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Old 03-01-15, 08:49 AM
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I was wondering the same thing.
 
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Old 03-01-15, 09:00 AM
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Now the line from my tank travels a pretty good distance. The tank is at the back corner of my house and the heater is just about on the other side of the house but in the middle between the kitchen and living room. I'd say it's a good 25 to 30 ft of tubing that snakes under the house to the heater. The line out of the tank is coming out of the top and then drops down under the house then heads for the heater. It runs into an inline filter and then to the pump. The last technician that looked at it fixed the three flares and flare nuts. Two at the filter and one at the pump since the line was twisted just slightly at the pump. He kept saying over and over how he had bled the line and it had no air and that it had a good stream.

The last time I touched any of the fittings under there it spelled disaster (hence calling a technician) so I'm a little apprehensive with messing with them again.
 
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Old 03-01-15, 11:23 AM
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Well, I went back under the house and bled the line once again. As of right now it has went through 4 cycles and has worked exactly like it should.

If it starts with the 3 second firing gap again I figure that air is getting in the line somehow and go from there.

Thanks to everyone for giving me advice. It's very appreciated!

Shades
 
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Old 03-01-15, 05:03 PM
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How many lines from the tank to the burner?
If only one, is there a fuel deaerator (tiger loop) installed near the burner?
Does only the flame drop out or does the entire burner quit?
 
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Old 03-02-15, 08:07 PM
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Just one line, Grady. There is no tiger loop either.

 
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Old 03-02-15, 08:42 PM
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Do you just lose flame or does the burner motor shut down too?

Is there a fuel solenoid on the pump?
 
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Old 03-14-15, 12:04 PM
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In the end the main problem was the transformer was going bad. We got another transformer and changed it and it would fire properly every time. At this point I have bought a new inline filter, a new pump, and a new transformer.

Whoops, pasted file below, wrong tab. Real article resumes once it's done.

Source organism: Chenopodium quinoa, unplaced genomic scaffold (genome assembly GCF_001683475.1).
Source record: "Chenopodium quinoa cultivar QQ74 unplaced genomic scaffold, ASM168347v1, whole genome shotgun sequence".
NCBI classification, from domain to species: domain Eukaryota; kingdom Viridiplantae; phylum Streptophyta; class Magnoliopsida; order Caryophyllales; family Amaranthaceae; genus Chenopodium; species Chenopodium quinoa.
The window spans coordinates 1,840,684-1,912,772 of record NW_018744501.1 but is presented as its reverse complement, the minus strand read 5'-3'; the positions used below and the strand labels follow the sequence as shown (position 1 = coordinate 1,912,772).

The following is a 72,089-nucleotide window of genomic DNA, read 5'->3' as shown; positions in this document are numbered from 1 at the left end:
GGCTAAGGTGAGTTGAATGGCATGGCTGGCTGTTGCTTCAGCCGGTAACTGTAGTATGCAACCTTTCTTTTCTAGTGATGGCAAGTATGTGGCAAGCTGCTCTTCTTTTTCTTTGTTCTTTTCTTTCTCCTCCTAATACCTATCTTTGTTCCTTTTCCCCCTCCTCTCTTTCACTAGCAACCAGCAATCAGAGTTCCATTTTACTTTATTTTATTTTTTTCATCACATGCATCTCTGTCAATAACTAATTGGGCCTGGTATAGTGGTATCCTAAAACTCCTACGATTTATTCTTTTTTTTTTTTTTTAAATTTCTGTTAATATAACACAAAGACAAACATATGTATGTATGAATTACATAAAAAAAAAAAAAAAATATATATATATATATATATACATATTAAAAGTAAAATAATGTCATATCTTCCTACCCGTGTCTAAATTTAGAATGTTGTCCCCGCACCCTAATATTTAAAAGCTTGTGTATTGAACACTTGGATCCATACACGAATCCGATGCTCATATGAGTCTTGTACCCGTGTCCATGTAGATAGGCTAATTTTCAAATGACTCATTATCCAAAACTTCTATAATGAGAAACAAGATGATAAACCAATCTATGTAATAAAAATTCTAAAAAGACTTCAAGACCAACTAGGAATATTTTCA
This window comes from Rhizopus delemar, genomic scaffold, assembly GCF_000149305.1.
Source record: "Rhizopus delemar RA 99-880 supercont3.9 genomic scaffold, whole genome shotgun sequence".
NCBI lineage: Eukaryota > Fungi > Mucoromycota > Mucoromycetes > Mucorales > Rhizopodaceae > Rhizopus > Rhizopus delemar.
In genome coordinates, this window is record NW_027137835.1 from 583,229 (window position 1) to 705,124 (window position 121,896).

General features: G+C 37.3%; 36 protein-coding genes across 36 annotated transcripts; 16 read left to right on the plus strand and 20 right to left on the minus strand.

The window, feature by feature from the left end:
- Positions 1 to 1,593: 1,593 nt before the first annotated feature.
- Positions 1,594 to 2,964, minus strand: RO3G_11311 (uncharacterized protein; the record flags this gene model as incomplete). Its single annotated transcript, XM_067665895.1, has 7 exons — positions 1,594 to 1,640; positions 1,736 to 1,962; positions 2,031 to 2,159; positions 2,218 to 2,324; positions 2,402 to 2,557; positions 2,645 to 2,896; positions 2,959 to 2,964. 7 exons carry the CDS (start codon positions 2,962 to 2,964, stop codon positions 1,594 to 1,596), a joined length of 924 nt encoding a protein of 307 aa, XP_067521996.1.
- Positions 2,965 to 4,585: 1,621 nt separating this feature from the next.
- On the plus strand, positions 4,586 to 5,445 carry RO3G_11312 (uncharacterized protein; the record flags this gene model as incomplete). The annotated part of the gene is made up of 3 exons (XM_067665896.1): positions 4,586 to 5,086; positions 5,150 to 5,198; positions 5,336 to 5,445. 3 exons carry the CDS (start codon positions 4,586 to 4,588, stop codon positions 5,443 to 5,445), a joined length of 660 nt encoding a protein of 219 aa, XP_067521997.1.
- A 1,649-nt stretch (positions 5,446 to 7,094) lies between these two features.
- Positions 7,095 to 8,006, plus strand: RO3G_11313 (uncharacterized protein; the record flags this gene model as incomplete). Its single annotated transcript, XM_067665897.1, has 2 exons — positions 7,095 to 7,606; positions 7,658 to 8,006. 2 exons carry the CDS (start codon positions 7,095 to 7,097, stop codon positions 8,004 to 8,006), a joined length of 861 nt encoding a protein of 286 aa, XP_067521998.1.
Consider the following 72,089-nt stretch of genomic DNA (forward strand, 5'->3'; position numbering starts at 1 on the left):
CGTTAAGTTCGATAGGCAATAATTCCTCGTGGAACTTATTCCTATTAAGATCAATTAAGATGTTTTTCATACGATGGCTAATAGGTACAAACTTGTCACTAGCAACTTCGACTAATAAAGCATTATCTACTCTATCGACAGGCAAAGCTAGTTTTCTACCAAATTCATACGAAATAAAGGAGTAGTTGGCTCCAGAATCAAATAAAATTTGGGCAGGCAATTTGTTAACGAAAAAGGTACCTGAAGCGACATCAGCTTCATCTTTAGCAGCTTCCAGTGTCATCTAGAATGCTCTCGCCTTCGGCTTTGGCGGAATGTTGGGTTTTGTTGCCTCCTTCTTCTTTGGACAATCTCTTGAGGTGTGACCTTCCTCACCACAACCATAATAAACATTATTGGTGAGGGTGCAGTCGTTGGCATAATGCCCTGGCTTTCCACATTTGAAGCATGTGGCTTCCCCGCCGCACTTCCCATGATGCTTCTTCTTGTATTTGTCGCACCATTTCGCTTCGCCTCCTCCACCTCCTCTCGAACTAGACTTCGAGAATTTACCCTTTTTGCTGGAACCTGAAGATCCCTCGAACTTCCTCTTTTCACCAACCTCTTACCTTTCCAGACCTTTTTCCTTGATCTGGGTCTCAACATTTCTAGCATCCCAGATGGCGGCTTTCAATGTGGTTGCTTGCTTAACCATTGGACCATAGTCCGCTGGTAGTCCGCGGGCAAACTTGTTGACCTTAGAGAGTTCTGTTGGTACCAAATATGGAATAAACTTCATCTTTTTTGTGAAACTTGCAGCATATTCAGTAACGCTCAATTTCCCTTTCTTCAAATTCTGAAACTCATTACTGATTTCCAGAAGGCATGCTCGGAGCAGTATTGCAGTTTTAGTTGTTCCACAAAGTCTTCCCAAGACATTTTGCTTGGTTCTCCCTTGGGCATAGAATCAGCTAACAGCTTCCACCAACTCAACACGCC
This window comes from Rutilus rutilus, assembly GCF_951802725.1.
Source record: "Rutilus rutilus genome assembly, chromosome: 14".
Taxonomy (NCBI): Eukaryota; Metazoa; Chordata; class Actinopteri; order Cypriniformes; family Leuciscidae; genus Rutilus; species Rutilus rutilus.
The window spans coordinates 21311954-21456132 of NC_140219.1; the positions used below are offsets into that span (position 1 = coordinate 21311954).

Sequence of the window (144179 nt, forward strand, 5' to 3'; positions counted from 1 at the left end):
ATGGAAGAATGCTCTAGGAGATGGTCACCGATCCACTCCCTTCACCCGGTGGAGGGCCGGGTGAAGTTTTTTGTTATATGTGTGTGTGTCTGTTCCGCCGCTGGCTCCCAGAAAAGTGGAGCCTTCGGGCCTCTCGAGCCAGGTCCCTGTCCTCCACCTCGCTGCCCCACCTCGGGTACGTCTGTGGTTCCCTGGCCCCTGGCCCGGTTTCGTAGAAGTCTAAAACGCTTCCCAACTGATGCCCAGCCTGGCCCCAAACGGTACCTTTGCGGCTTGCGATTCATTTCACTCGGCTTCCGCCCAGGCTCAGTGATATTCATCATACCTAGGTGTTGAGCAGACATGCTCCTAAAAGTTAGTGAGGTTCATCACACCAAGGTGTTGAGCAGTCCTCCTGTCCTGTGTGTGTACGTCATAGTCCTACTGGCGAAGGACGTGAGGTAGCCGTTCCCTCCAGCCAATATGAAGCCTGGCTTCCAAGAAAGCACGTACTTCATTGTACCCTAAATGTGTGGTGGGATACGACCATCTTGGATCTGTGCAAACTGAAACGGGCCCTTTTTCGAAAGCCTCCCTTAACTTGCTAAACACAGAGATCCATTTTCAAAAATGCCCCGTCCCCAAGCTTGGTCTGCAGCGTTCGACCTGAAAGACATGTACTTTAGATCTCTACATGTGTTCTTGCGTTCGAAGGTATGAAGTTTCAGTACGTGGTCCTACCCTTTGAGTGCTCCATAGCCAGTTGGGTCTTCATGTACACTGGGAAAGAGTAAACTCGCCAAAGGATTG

I'm still not out of the woods yet as somewhere I am sucking air into the line. I have a total of four possible connections that I guess it could be. There is a coupler on the line out by the tank. There is the inlet connection to the filter. The outlet connection from the filter and the connection to the pump. We opened the coupler by the tank and forced some kerosene down the line and I cracked the screw on top of the filter and got the air out of it. Then we got the air out of the line from the outlet filter to the pump. The heater worked great for 6 days firing just like it should. Then it didn't fire one night and shut itself off. When I went under the house and reset the push switch I opened the bleeder screw and it pushed a bunch of air out. It ran a cycle or two and then misfired again (which sounded like no fuel to fire) and went out.

I'm at the point now that I want to replace the tubing from the tank to the heater and just skip the inline filter all together to limit the amount of connections that could suck in air.

Shades
 
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Old 03-14-15, 05:20 PM
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I certainly don't advise doing away with the filter. Before starting to replace the line, practice making flares. It isn't as easy as it looks. Any imperfect flares will leak oil &/or air. After a fairly extensive search, I didn't find a single video or set of printed instructions I would consider to be a good source of instruction on how to flare tubing. The single most important part, preparation of the tubing end prior to flaring, either wasn't covered at all or very poorly so.